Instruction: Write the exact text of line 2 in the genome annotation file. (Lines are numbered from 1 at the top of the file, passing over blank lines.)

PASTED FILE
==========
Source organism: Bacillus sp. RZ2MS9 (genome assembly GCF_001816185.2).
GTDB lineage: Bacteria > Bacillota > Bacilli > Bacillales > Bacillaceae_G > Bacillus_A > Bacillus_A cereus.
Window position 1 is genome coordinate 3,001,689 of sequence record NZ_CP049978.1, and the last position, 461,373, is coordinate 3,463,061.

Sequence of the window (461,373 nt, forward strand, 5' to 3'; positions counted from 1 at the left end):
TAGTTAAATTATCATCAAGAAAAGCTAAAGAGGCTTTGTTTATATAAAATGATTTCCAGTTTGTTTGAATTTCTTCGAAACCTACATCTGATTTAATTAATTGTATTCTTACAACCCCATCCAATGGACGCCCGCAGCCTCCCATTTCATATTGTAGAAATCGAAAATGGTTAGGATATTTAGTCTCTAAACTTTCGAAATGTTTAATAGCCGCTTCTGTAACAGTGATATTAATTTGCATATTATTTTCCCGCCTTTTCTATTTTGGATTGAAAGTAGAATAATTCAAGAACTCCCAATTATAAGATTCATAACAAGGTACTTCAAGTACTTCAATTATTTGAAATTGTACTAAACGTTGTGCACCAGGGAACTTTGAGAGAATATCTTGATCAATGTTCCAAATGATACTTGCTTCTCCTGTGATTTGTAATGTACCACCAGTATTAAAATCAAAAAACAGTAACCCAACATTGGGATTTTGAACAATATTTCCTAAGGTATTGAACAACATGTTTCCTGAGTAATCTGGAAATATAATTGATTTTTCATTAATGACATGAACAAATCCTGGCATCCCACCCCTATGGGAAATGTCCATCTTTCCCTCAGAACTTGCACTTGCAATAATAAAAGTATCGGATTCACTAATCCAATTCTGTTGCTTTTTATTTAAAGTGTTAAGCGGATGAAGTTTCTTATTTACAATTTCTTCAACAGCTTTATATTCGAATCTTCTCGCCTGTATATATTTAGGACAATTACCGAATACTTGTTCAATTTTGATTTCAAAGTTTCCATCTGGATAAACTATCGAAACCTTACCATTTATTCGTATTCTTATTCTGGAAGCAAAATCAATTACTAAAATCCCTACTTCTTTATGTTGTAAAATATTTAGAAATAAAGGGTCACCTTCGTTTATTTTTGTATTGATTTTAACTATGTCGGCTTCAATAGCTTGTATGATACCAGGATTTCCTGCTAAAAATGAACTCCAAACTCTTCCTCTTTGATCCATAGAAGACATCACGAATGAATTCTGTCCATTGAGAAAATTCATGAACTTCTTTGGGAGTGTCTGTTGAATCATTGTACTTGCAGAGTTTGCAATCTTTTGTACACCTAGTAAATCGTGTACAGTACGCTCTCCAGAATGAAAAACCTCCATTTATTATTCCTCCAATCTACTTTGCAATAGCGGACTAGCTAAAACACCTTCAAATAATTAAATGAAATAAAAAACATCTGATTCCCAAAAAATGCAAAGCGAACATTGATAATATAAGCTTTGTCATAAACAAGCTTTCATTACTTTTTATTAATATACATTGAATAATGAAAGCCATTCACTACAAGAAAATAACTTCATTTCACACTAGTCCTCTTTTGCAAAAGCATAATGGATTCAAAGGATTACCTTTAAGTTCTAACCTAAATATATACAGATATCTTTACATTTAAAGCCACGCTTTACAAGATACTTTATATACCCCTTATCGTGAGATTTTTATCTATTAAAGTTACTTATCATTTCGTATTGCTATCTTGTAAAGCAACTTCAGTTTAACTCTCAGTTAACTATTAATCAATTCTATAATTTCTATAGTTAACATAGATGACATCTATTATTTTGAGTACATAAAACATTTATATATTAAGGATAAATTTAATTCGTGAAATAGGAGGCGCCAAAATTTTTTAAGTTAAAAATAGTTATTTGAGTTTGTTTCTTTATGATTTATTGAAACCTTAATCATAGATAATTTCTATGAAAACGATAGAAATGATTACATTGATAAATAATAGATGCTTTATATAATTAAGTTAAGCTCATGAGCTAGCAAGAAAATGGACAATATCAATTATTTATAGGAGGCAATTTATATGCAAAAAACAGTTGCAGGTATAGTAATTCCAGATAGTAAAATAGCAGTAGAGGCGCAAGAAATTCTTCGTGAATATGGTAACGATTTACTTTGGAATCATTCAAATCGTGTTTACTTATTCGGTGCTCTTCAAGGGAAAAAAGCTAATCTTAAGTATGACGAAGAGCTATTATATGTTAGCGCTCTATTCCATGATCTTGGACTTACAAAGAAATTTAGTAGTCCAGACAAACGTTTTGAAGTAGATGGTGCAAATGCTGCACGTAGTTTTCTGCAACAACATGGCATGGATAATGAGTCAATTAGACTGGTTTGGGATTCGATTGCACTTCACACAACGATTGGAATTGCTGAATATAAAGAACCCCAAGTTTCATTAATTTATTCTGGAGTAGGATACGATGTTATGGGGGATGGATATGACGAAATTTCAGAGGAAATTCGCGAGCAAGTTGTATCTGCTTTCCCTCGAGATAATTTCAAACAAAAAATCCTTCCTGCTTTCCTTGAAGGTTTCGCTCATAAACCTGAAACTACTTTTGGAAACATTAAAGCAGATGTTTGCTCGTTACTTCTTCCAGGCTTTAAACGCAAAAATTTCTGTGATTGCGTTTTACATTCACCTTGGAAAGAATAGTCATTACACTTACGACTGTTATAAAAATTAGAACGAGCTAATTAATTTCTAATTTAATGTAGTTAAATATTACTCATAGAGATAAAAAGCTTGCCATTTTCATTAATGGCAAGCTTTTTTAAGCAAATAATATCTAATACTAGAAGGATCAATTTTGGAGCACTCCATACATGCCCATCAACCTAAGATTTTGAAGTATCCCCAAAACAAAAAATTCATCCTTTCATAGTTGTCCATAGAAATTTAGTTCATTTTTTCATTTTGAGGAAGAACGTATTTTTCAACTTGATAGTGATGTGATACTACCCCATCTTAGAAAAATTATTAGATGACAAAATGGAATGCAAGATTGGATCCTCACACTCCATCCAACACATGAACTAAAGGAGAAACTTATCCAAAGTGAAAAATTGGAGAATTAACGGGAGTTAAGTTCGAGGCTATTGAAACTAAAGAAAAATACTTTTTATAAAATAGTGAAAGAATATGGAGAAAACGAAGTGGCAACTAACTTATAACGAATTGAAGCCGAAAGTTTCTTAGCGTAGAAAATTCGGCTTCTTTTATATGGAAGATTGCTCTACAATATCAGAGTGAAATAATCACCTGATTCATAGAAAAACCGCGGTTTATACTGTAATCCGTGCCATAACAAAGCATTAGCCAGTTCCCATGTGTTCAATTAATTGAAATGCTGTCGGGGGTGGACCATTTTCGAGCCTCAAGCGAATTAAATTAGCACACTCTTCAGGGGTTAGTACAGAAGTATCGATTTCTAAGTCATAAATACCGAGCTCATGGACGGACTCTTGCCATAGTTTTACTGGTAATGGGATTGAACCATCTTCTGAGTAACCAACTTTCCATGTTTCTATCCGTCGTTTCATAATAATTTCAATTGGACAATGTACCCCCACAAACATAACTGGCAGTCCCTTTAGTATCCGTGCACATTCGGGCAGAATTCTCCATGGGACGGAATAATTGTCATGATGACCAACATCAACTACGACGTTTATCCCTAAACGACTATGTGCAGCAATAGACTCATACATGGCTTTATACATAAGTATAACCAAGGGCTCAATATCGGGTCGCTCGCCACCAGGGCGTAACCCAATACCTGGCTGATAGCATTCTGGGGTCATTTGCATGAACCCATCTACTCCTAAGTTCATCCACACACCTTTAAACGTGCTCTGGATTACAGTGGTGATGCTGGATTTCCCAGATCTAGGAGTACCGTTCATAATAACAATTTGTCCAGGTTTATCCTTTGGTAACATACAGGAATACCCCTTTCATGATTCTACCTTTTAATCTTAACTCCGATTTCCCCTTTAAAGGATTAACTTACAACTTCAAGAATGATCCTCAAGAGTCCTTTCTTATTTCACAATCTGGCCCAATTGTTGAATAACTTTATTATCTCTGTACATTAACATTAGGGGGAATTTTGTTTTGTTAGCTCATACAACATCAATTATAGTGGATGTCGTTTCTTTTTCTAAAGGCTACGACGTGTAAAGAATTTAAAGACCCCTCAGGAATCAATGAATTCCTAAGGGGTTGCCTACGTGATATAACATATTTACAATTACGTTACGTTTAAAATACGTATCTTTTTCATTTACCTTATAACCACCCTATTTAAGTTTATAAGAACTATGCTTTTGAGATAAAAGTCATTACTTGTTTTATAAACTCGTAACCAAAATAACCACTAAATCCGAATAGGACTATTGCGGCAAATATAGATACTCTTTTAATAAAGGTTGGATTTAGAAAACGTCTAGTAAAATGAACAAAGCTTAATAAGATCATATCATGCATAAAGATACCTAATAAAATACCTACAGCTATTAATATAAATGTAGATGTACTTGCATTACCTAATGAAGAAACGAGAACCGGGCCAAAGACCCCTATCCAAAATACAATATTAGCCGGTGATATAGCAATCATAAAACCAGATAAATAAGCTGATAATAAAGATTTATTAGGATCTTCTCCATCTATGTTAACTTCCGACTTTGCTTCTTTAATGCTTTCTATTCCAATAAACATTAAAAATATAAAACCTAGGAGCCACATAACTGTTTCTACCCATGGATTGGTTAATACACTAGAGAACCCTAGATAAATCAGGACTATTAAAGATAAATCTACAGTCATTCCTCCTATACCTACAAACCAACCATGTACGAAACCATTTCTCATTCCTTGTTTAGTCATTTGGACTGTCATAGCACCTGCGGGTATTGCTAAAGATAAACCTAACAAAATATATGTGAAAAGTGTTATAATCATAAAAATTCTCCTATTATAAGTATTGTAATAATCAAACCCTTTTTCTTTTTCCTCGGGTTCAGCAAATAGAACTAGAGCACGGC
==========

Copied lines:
GTDB lineage: Bacteria > Bacillota > Bacilli > Bacillales > Bacillaceae_G > Bacillus_A > Bacillus_A cereus.